Desktop Virtualization has been available since early 2000 but has seen slow growth in the market until the rise of cloud and BYOD. I recently interviewed Dominique Raviart, an analyst with NelsonHall, about what is driving the market for Desktop Virtualization and what the future holds for businesses that are now considering the adoption of Desktop Virtualization.
According to Dominique there are several factors that have inhibited the adoption of Desktop Virtualization, which is mainly around the cost of the offerings you need to support VDI such as storage and software licensing. While some businesses may derive some cost savings around a VDI solution the real benefit comes from the business case and what benefits can the business derive from VDI. “What has been trending the last few years is BYOD and mobility,” claims Dominique. “This is where we see a lot of potential and it is happening now. Surely there will be more offerings in the future combined with apps from app stores as well as new SaaS application offerings.” Another benefit is profiling your end-users and providing your employees with the right services to do their job. Here at Unisys we are taking a persona approach where we define business profiles for each user to understand their particular goals and working patterns within the organization. The objective is to identify characteristics that drive the performance of their role or function. We then match end-user computing tools with the unique working patterns, needs, and goals of a specific role. VDI is an efficient way to deliver the right tools to the right individual.
I asked Dominique what the business should take into consideration when making the decision to provide VDI on premise or leverage the services through an IT provider. “Data center location can be an emotional decision. The data center is a dynamic environment; you have to invest in terms of heating, cooling efficiency, density. It’s up to the client to decide whether they want to do it or have someone else manage it. The more you go towards a standard way, the more savings you get. Whenever Unisys or another vendor manages hundreds of services you get economies of scale. All in all, it depends on the client’s desires and level of investments. For a number of clients, going with an IT service vendor is a short cut to cost savings.”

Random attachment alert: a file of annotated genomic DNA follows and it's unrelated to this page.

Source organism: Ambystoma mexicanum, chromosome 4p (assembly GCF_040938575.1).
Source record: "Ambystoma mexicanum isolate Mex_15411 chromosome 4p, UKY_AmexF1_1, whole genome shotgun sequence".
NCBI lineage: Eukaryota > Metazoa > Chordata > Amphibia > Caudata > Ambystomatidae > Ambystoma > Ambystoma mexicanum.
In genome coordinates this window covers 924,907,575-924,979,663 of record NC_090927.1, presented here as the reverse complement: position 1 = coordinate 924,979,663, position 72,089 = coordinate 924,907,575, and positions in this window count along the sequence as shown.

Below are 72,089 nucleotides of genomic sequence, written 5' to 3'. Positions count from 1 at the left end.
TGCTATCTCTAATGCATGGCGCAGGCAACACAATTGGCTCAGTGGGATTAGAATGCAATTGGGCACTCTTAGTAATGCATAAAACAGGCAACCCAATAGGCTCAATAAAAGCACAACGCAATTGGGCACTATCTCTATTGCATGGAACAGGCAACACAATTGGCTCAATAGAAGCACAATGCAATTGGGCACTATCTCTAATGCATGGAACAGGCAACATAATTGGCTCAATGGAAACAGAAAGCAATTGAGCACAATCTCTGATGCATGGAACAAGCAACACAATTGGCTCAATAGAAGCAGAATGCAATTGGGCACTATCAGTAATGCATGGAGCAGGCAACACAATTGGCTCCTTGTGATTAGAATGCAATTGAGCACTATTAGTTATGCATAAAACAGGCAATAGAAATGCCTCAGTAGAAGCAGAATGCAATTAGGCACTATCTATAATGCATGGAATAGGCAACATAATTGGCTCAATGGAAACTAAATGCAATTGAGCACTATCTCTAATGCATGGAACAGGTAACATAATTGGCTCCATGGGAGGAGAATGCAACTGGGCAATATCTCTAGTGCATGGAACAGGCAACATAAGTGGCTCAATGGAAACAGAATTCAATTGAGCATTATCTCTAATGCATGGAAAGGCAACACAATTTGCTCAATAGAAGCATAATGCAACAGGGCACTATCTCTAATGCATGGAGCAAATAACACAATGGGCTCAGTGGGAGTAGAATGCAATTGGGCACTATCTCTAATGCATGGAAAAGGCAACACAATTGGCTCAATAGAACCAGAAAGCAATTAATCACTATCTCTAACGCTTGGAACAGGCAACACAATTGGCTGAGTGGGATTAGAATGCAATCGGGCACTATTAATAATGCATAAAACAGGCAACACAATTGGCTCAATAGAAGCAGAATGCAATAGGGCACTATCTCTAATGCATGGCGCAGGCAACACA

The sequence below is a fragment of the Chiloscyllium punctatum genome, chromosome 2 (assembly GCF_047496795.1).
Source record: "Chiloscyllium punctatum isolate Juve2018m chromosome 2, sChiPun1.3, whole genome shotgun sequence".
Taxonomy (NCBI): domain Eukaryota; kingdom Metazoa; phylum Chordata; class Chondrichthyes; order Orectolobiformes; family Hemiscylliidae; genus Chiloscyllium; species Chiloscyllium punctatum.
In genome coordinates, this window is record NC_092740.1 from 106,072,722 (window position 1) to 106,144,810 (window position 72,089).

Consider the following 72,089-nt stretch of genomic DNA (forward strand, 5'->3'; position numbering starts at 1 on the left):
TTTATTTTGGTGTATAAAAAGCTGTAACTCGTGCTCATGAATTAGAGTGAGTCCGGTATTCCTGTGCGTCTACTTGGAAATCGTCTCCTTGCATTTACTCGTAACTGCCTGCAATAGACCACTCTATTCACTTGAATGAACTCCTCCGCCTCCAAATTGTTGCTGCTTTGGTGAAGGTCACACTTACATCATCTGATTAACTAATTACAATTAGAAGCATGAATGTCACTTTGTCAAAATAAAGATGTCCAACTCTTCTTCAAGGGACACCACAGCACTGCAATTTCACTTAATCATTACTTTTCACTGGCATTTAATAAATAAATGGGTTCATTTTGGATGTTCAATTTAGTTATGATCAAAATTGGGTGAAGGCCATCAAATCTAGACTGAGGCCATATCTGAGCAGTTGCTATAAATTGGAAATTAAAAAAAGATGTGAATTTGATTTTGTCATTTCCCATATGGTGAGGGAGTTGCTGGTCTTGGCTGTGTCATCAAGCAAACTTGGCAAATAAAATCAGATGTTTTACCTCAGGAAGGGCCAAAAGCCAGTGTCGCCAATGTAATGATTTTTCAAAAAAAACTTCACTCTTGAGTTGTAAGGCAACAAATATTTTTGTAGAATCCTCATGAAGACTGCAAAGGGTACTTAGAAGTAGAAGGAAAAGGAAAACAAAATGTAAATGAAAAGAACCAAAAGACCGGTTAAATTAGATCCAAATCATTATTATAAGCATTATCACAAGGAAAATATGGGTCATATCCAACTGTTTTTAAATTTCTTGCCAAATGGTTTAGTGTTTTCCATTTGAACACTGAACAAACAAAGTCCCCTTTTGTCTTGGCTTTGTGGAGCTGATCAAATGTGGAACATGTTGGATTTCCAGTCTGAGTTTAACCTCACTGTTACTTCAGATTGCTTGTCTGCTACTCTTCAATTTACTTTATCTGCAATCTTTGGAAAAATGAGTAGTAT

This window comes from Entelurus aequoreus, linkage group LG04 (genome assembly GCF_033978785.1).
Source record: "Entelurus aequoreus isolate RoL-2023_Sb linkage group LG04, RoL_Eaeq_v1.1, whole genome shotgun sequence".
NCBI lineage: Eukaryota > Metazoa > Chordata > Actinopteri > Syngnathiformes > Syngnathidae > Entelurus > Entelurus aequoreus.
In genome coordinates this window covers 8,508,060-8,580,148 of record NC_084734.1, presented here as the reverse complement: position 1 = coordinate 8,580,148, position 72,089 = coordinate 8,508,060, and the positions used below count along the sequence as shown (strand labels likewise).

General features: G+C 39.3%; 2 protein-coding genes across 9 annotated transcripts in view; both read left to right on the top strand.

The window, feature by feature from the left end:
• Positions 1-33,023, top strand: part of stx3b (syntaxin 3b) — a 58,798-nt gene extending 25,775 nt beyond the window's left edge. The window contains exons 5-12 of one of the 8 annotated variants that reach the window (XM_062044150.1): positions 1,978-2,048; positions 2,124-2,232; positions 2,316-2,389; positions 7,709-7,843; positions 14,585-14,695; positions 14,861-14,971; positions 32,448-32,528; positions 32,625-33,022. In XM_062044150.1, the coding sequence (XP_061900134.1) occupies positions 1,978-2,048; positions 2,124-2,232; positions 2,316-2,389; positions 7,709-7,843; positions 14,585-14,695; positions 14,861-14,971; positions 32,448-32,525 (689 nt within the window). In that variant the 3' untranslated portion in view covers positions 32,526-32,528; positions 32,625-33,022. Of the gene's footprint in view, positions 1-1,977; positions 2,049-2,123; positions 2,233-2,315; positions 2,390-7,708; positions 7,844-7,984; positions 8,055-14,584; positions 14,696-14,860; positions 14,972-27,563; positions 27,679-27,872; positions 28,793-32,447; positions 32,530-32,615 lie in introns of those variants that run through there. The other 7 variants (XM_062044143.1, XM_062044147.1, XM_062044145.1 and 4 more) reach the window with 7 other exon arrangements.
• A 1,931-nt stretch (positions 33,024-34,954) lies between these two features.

We also talked about what the client should consider when selecting a vendor. Dominique advises to look for a vendor that has consulting capabilities to understand the client’s business case. The next step would be to understand the vendor’s standard VDI architecture offering or set of standard architectures, at Unisys one of our standard offerings is on an EMC platform. A lot of virtual desktop work is about virtualizing the application themselves, so see if the vendors have those capabilities in terms of migration of data as well. And then see what they have in terms of support for managed services types of capabilities. “Most enterprises like vendors with a standard set of practices for implementing but also have a good advisory and consulting practice to help the client make the right decision”, concluded Dominique.
For those that are considering a VDI investment in 2014 take the time to understand the business case to support VDI, determine whether you will manage VDI or have a vendor manage it for you, whether in your data center or the vendor’s and make sure that you choose a vendor that understands your business case and has the right architectural offering to ensure a successful desktop virtualization environment within your business. You can view the interview with Dominique Raviart on the video tab of Time to Empower Your People, under the heading labeled, “NelsonHall on Desktop Virtualization: Part 1, 2 and 3.”